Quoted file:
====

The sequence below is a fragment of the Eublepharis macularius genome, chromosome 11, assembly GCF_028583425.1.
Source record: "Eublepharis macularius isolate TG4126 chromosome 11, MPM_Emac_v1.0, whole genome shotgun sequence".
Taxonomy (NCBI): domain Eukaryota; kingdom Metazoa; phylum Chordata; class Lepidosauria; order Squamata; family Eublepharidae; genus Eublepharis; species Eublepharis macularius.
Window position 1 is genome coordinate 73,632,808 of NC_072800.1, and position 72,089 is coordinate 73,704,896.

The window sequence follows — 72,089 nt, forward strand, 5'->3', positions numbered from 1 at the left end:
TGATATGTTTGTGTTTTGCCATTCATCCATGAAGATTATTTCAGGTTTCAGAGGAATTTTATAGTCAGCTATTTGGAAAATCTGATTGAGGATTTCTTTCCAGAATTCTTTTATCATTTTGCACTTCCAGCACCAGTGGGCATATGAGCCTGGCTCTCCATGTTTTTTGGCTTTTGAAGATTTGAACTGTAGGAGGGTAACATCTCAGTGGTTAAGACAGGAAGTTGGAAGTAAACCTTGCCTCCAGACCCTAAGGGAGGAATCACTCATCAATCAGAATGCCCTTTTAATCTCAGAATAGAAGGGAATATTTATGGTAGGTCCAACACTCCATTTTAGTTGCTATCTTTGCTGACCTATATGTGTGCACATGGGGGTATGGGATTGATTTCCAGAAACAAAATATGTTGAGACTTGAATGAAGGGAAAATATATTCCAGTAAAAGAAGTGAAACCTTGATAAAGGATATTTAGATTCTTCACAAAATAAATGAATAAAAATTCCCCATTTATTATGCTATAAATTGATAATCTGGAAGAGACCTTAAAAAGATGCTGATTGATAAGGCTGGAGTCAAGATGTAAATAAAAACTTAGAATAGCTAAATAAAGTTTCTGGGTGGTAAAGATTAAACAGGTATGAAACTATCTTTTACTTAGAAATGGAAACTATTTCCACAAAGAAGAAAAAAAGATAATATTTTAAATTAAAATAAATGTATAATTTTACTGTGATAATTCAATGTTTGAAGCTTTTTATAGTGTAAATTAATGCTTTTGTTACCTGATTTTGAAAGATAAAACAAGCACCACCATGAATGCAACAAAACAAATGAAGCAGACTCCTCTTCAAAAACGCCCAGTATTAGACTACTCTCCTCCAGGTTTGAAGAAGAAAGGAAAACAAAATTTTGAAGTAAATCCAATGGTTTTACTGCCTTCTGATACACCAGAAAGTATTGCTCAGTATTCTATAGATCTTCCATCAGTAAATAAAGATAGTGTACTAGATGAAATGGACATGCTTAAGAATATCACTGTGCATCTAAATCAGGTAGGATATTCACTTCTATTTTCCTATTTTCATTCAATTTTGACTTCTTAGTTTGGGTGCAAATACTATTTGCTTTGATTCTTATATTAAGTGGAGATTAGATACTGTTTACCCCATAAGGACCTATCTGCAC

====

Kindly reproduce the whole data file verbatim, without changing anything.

The sequence below is a fragment of the Eublepharis macularius genome, chromosome 11, assembly GCF_028583425.1.
Source record: "Eublepharis macularius isolate TG4126 chromosome 11, MPM_Emac_v1.0, whole genome shotgun sequence".
Taxonomy (NCBI): domain Eukaryota; kingdom Metazoa; phylum Chordata; class Lepidosauria; order Squamata; family Eublepharidae; genus Eublepharis; species Eublepharis macularius.
Window position 1 is genome coordinate 73,632,808 of NC_072800.1, and position 72,089 is coordinate 73,704,896.

The window sequence follows — 72,089 nt, forward strand, 5'->3', positions numbered from 1 at the left end:
TGATATGTTTGTGTTTTGCCATTCATCCATGAAGATTATTTCAGGTTTCAGAGGAATTTTATAGTCAGCTATTTGGAAAATCTGATTGAGGATTTCTTTCCAGAATTCTTTTATCATTTTGCACTTCCAGCACCAGTGGGCATATGAGCCTGGCTCTCCATGTTTTTTGGCTTTTGAAGATTTGAACTGTAGGAGGGTAACATCTCAGTGGTTAAGACAGGAAGTTGGAAGTAAACCTTGCCTCCAGACCCTAAGGGAGGAATCACTCATCAATCAGAATGCCCTTTTAATCTCAGAATAGAAGGGAATATTTATGGTAGGTCCAACACTCCATTTTAGTTGCTATCTTTGCTGACCTATATGTGTGCACATGGGGGTATGGGATTGATTTCCAGAAACAAAATATGTTGAGACTTGAATGAAGGGAAAATATATTCCAGTAAAAGAAGTGAAACCTTGATAAAGGATATTTAGATTCTTCACAAAATAAATGAATAAAAATTCCCCATTTATTATGCTATAAATTGATAATCTGGAAGAGACCTTAAAAAGATGCTGATTGATAAGGCTGGAGTCAAGATGTAAATAAAAACTTAGAATAGCTAAATAAAGTTTCTGGGTGGTAAAGATTAAACAGGTATGAAACTATCTTTTACTTAGAAATGGAAACTATTTCCACAAAGAAGAAAAAAAGATAATATTTTAAATTAAAATAAATGTATAATTTTACTGTGATAATTCAATGTTTGAAGCTTTTTATAGTGTAAATTAATGCTTTTGTTACCTGATTTTGAAAGATAAAACAAGCACCACCATGAATGCAACAAAACAAATGAAGCAGACTCCTCTTCAAAAACGCCCAGTATTAGACTACTCTCCTCCAGGTTTGAAGAAGAAAGGAAAACAAAATTTTGAAGTAAATCCAATGGTTTTACTGCCTTCTGATACACCAGAAAGTATTGCTCAGTATTCTATAGATCTTCCATCAGTAAATAAAGATAGTGTACTAGATGAAATGGACATGCTTAAGAATATCACTGTGCATCTAAATCAGGTAGGATATTCACTTCTATTTTCCTATTTTCATTCAATTTTGACTTCTTAGTTTGGGTGCAAATACTATTTGCTTTGATTCTTATATTAAGTGGAGATTAGATACTGTTTACCCCATAAGGACCTATCTGCAC